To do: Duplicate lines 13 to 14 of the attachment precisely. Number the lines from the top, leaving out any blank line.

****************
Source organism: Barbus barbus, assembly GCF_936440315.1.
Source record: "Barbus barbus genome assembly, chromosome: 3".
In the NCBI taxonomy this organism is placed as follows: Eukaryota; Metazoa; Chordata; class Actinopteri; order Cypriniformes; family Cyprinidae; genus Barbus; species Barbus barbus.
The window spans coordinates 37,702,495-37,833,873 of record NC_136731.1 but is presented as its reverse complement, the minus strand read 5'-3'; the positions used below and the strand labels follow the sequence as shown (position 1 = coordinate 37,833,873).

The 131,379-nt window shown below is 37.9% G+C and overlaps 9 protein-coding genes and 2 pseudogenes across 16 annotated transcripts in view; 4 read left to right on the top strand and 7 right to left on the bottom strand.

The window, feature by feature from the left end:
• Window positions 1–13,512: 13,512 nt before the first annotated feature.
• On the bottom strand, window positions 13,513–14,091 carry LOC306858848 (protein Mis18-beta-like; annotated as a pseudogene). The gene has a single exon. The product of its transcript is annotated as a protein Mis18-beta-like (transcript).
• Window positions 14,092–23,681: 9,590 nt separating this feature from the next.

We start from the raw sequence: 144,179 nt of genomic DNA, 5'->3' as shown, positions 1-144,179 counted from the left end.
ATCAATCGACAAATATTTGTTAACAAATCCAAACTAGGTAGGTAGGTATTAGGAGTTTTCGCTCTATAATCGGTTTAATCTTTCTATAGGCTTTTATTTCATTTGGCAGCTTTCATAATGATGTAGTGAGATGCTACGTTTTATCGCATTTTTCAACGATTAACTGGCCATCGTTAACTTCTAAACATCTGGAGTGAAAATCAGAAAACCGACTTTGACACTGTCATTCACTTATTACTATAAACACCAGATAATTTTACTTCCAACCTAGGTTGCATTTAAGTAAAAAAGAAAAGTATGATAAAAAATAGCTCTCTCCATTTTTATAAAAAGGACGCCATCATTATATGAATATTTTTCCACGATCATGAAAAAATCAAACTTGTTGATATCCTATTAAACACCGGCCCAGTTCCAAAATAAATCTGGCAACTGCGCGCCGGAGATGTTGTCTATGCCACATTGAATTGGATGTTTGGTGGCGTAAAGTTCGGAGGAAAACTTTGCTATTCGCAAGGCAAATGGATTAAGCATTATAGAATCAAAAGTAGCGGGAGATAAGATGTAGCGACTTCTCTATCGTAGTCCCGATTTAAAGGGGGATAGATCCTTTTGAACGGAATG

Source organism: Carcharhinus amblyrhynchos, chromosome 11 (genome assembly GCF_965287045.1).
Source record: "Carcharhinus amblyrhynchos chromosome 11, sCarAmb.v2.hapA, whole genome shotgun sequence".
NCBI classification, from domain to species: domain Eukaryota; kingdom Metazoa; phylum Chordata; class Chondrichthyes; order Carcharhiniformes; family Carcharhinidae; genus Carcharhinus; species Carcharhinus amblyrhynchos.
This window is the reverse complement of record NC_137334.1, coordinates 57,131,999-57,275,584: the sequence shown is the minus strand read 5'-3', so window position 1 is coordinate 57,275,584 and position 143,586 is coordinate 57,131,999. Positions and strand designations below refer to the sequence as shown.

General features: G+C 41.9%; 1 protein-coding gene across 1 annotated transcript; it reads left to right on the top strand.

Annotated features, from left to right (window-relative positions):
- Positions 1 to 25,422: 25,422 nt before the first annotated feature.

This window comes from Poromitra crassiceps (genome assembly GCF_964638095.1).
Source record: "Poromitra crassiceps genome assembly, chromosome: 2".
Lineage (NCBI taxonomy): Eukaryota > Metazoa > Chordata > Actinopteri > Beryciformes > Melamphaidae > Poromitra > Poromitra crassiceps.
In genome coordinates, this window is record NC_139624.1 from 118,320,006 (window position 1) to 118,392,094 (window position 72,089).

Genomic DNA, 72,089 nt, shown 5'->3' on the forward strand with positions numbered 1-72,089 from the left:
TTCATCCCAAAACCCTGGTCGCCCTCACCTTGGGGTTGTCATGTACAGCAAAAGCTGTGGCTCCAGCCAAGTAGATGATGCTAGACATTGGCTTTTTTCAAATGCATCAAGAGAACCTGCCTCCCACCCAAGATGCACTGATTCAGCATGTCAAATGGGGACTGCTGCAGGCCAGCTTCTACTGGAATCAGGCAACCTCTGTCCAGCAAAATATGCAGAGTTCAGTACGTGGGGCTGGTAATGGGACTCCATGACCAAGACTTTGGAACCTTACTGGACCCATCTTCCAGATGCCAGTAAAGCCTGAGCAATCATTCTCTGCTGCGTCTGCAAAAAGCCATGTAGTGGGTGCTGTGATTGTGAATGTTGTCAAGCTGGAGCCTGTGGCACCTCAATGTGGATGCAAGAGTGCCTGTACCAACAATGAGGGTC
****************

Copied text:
Source record: "Carcharhinus amblyrhynchos chromosome 11, sCarAmb.v2.hapA, whole genome shotgun sequence".
NCBI classification, from domain to species: domain Eukaryota; kingdom Metazoa; phylum Chordata; class Chondrichthyes; order Carcharhiniformes; family Carcharhinidae; genus Carcharhinus; species Carcharhinus amblyrhynchos.